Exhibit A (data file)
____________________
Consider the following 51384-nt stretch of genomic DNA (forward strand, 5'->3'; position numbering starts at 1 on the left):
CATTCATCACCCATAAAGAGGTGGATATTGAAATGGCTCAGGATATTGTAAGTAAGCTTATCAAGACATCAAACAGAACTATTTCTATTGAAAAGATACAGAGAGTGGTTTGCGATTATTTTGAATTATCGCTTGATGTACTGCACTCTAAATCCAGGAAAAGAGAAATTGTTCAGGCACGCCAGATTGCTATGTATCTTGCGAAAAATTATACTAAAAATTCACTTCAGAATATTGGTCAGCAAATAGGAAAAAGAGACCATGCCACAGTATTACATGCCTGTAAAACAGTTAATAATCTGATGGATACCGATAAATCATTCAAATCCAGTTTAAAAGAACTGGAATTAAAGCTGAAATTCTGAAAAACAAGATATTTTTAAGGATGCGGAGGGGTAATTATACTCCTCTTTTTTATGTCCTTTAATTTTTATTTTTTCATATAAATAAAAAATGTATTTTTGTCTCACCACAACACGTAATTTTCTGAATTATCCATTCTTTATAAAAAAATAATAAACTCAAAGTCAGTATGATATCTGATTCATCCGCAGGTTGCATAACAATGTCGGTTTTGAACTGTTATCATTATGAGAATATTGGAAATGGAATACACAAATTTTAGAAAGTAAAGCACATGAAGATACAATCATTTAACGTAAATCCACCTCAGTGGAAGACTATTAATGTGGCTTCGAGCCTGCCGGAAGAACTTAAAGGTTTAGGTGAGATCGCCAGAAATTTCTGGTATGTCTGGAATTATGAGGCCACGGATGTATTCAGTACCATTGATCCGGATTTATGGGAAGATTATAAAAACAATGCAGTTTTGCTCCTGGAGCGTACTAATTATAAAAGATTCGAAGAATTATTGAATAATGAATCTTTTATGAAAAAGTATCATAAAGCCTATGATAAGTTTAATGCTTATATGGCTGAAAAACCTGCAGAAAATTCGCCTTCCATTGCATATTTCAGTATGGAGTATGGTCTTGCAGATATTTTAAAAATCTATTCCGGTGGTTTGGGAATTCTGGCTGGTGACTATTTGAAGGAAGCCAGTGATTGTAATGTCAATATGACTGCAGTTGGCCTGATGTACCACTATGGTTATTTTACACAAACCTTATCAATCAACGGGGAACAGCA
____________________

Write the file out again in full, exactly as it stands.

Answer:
Consider the following 51384-nt stretch of genomic DNA (forward strand, 5'->3'; position numbering starts at 1 on the left):
CATTCATCACCCATAAAGAGGTGGATATTGAAATGGCTCAGGATATTGTAAGTAAGCTTATCAAGACATCAAACAGAACTATTTCTATTGAAAAGATACAGAGAGTGGTTTGCGATTATTTTGAATTATCGCTTGATGTACTGCACTCTAAATCCAGGAAAAGAGAAATTGTTCAGGCACGCCAGATTGCTATGTATCTTGCGAAAAATTATACTAAAAATTCACTTCAGAATATTGGTCAGCAAATAGGAAAAAGAGACCATGCCACAGTATTACATGCCTGTAAAACAGTTAATAATCTGATGGATACCGATAAATCATTCAAATCCAGTTTAAAAGAACTGGAATTAAAGCTGAAATTCTGAAAAACAAGATATTTTTAAGGATGCGGAGGGGTAATTATACTCCTCTTTTTTATGTCCTTTAATTTTTATTTTTTCATATAAATAAAAAATGTATTTTTGTCTCACCACAACACGTAATTTTCTGAATTATCCATTCTTTATAAAAAAATAATAAACTCAAAGTCAGTATGATATCTGATTCATCCGCAGGTTGCATAACAATGTCGGTTTTGAACTGTTATCATTATGAGAATATTGGAAATGGAATACACAAATTTTAGAAAGTAAAGCACATGAAGATACAATCATTTAACGTAAATCCACCTCAGTGGAAGACTATTAATGTGGCTTCGAGCCTGCCGGAAGAACTTAAAGGTTTAGGTGAGATCGCCAGAAATTTCTGGTATGTCTGGAATTATGAGGCCACGGATGTATTCAGTACCATTGATCCGGATTTATGGGAAGATTATAAAAACAATGCAGTTTTGCTCCTGGAGCGTACTAATTATAAAAGATTCGAAGAATTATTGAATAATGAATCTTTTATGAAAAAGTATCATAAAGCCTATGATAAGTTTAATGCTTATATGGCTGAAAAACCTGCAGAAAATTCGCCTTCCATTGCATATTTCAGTATGGAGTATGGTCTTGCAGATATTTTAAAAATCTATTCCGGTGGTTTGGGAATTCTGGCTGGTGACTATTTGAAGGAAGCCAGTGATTGTAATGTCAATATGACTGCAGTTGGCCTGATGTACCACTATGGTTATTTTACACAAACCTTATCAATCAACGGGGAACAGCA